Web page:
Conversations For Transformation: Essays Inspired By The Ideas Of Werner Erhard

Conversations For Transformation

Essays By Laurence Platt

Inspired By The Ideas Of Werner Erhard

And More


Bad Press / Good Experience

Exertec, Napa, California, USA

June 17, 2010



This essay, Bad Press / Good Experience, is the companion piece to The Cult Of Transformation?.



We're human. We prefer being complimented more than being criticized. We prefer being spoken well of more than being spoken badly of. We like it  when people like us. We don't like it  when they don't. And that's just on the surface of it. Deep down it's the master gyroscope, it's the very pilot  of our lives which is finely tuned to navigate toward approval and away from disapproval. That's the GPS  ie the Global Positioning System which really  guides us. We want to look so good so bad  (now that's a play if ever there was one: wanting to look "so good so bad")  that we place others' judgements of us above our own experience of Self  - that is to say we place our own interpretations  of others' judgements of us above our own experience of Self.

Stop and consider this: reacting to being criticized or reacting to being spoken badly of is exactly the same attachment  as reacting to being complimented or reacting to being spoken well of. Yes it's the same attachment. The same reaction. The same god-damned reaction. Except we prefer being complimented and being spoken well of - as if our preference means something. We prefer being complimented and being spoken well of, to being criticized and being spoken badly of - as if being complimented and being spoken well of has value, and being criticized and being spoken badly of doesn't.

As if  ... and yet as attachments  they're identical. And here's the thing: we assume the value is in being complimented and in being spoken well of. But I assert the real  value is in being criticized and in being spoken badly of.

How so?

If you choose to have it be so, I assert there's a hidden value in being criticized and in being spoken badly of which isn't as dramatically accessible in being complimented and in being spoken well of. I assert if you choose to have it be so, being criticized or being spoken badly of has the possibility of training you to really listen. Being trained to really listen has solid gold put it in the bank  inestimable value.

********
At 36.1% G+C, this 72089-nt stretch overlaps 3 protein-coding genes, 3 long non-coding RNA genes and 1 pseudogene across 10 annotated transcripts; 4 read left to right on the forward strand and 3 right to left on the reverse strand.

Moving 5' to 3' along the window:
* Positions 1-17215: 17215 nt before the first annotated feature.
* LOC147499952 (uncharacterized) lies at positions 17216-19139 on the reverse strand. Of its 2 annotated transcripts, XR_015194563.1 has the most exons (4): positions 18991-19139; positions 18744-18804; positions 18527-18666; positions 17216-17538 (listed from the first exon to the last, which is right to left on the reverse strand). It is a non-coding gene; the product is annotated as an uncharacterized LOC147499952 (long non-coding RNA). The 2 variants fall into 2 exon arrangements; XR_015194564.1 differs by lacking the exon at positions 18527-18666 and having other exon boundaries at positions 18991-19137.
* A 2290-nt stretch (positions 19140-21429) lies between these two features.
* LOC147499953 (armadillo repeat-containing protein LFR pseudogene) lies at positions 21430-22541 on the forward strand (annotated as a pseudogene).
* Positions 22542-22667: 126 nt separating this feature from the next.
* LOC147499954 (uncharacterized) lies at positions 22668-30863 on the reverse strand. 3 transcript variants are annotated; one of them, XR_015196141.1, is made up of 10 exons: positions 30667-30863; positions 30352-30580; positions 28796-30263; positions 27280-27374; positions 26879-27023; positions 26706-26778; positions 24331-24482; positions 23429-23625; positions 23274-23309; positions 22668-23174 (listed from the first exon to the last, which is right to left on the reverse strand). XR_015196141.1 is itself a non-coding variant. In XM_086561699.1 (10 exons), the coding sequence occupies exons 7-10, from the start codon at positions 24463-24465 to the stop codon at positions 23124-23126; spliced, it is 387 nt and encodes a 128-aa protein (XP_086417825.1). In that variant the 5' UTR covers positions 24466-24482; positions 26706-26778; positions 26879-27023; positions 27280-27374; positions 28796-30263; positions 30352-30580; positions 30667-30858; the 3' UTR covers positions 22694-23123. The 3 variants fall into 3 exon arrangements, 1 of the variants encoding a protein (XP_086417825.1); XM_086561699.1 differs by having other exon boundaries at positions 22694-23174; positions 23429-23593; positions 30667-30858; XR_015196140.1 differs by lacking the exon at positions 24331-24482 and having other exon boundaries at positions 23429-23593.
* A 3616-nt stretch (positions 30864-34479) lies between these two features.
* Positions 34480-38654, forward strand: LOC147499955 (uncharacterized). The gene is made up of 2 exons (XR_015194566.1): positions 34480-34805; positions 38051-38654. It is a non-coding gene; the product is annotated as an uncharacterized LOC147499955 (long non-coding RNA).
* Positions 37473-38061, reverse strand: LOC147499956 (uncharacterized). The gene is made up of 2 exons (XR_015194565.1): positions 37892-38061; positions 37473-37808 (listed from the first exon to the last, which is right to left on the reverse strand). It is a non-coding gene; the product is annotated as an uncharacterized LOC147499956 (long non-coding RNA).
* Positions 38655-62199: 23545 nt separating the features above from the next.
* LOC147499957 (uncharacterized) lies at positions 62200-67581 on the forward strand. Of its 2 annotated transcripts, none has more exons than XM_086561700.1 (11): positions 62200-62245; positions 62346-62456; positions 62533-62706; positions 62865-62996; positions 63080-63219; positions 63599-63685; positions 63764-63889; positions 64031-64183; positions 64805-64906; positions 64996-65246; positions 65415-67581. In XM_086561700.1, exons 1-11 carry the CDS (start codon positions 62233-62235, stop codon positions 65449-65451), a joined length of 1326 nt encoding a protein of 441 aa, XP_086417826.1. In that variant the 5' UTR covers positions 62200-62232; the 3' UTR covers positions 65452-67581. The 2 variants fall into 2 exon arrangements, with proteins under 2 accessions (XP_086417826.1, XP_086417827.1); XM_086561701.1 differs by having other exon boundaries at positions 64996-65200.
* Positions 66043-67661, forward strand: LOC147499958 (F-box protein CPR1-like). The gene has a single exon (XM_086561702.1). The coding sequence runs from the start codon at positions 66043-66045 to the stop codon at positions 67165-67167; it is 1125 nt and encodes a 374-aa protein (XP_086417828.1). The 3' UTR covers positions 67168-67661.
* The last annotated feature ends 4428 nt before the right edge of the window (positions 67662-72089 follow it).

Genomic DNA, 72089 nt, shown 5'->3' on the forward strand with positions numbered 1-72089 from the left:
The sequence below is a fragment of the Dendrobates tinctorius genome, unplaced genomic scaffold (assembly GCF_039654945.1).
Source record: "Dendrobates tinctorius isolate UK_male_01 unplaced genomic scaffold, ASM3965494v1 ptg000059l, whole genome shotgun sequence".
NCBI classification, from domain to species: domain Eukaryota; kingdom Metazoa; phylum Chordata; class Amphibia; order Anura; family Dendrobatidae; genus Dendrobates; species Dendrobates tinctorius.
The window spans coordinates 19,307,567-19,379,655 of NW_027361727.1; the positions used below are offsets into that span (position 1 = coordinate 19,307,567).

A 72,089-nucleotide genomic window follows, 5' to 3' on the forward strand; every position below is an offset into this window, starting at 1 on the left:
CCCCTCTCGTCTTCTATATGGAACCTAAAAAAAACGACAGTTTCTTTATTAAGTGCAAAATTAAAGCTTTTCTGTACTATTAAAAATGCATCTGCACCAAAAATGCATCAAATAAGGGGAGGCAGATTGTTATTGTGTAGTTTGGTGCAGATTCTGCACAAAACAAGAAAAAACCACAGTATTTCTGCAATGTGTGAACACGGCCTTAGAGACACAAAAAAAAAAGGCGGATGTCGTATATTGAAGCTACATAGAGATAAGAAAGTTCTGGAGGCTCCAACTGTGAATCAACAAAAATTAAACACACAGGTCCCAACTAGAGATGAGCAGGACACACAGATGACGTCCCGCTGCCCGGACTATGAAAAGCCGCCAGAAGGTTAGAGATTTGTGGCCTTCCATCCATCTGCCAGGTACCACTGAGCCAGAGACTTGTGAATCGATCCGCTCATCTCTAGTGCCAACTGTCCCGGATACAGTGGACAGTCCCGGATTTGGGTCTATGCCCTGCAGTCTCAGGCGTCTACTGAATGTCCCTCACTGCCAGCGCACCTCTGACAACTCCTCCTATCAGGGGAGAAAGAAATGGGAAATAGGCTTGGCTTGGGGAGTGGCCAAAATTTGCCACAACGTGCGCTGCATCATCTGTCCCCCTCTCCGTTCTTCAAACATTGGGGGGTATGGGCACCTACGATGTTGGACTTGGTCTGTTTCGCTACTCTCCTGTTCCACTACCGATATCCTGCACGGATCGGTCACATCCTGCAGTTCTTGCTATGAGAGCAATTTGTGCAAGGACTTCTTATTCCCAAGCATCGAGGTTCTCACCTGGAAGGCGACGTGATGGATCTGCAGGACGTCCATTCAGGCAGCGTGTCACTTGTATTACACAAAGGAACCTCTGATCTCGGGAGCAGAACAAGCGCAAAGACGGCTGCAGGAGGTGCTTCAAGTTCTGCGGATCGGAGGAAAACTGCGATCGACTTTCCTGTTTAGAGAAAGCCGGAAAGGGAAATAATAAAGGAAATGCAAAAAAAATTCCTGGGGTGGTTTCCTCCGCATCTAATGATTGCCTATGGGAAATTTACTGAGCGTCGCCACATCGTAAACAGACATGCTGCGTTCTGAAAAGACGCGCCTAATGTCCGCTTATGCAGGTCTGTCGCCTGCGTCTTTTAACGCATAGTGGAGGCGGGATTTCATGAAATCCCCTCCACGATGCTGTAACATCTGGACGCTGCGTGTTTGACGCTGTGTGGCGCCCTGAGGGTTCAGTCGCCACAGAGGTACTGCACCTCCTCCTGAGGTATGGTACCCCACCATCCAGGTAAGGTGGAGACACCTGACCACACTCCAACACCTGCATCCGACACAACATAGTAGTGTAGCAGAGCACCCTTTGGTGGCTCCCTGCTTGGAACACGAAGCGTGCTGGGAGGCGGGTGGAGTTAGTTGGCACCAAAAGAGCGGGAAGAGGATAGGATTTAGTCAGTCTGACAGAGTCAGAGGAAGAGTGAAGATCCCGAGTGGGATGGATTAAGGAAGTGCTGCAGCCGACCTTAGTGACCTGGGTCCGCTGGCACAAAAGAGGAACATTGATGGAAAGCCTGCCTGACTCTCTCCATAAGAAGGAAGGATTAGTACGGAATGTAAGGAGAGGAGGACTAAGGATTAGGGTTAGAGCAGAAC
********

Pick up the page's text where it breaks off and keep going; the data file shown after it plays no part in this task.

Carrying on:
I don't mean "really listen" as if being criticized or being spoken badly of is something you should give credence to and take to heart.

To "really listen" is to give something the space to be what it is and what it isn't. That's why it's harder  to be coached to really listen by being complimented and by being spoken well of. That's why it's easier  to be coached to really listen by being criticized and by being spoken badly of. You don't want to learn swordsmanship  from someone who comes at you with a velvet banana. You want to learn swordsmanship from someone who comes at you with a razor sharp stainless steel cutlass.

We love being complimented and being spoken well of so much we're seduced  by them. Given the attachment, it's more likely we'll bask in  a compliment than listen it. And even if you distinguish that's how being complimented lands for you so you can listen it openly rather than be attached to it, the challenge of listening being complimented ie the challenge of letting being complimented be, doesn't generate nearly as potent an opportunity to be trained as listening being criticized and being spoken badly of generates.

It's easy  to be open and to listen when they're saying nice things about you. It's a lot more challenging to be open and to listen when they're saying terrible things about you. But if what you're after is being open and listening, then consider those who say terrible things about you may be your most effective trainers. Not in terms of giving credence to what they say and taking what they say to heart. Rather, simply in terms of creating the space to let what they say be.

Remember this: it doesn't matter what they say. It's just their opinion anyway. It's just an opinion. That's all it is. And you know what wise men say about what an opinion and an asshole have in common? "Everyone's got one - and so what?!".

So don't fret the bad press. Don't fret when they trash that which you hold dear. If you really  want to be trained to listen, to let it be, this is actually a perfect golden opportunity. Read all the bad press. Read all of it. Read every bit of it. Read it over and over and over again until it's just what it is and just what it isn't and you have no charge on it anymore and you have no attachment to it anymore and you don't react to it anymore. Then your training is really complete.

That's how you transform bad press into a good experience.



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